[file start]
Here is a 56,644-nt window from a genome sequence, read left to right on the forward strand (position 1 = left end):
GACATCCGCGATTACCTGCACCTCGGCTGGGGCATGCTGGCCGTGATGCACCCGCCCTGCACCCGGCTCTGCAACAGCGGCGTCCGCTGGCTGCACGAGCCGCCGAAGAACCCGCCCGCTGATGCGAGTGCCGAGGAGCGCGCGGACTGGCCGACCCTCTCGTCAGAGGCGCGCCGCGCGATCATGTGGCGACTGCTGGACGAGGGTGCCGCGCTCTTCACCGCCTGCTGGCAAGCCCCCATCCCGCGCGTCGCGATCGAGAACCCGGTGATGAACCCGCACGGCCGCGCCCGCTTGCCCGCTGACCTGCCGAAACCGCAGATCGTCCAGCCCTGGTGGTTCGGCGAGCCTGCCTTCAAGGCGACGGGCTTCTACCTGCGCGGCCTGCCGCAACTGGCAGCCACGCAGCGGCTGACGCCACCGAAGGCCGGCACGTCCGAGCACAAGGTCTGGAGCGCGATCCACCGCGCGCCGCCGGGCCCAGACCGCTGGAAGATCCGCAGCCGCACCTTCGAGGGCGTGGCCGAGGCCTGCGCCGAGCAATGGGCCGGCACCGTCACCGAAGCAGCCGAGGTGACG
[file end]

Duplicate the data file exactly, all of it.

Here is a 56,644-nt window from a genome sequence, read left to right on the forward strand (position 1 = left end):
GACATCCGCGATTACCTGCACCTCGGCTGGGGCATGCTGGCCGTGATGCACCCGCCCTGCACCCGGCTCTGCAACAGCGGCGTCCGCTGGCTGCACGAGCCGCCGAAGAACCCGCCCGCTGATGCGAGTGCCGAGGAGCGCGCGGACTGGCCGACCCTCTCGTCAGAGGCGCGCCGCGCGATCATGTGGCGACTGCTGGACGAGGGTGCCGCGCTCTTCACCGCCTGCTGGCAAGCCCCCATCCCGCGCGTCGCGATCGAGAACCCGGTGATGAACCCGCACGGCCGCGCCCGCTTGCCCGCTGACCTGCCGAAACCGCAGATCGTCCAGCCCTGGTGGTTCGGCGAGCCTGCCTTCAAGGCGACGGGCTTCTACCTGCGCGGCCTGCCGCAACTGGCAGCCACGCAGCGGCTGACGCCACCGAAGGCCGGCACGTCCGAGCACAAGGTCTGGAGCGCGATCCACCGCGCGCCGCCGGGCCCAGACCGCTGGAAGATCCGCAGCCGCACCTTCGAGGGCGTGGCCGAGGCCTGCGCCGAGCAATGGGCCGGCACCGTCACCGAAGCAGCCGAGGTGACG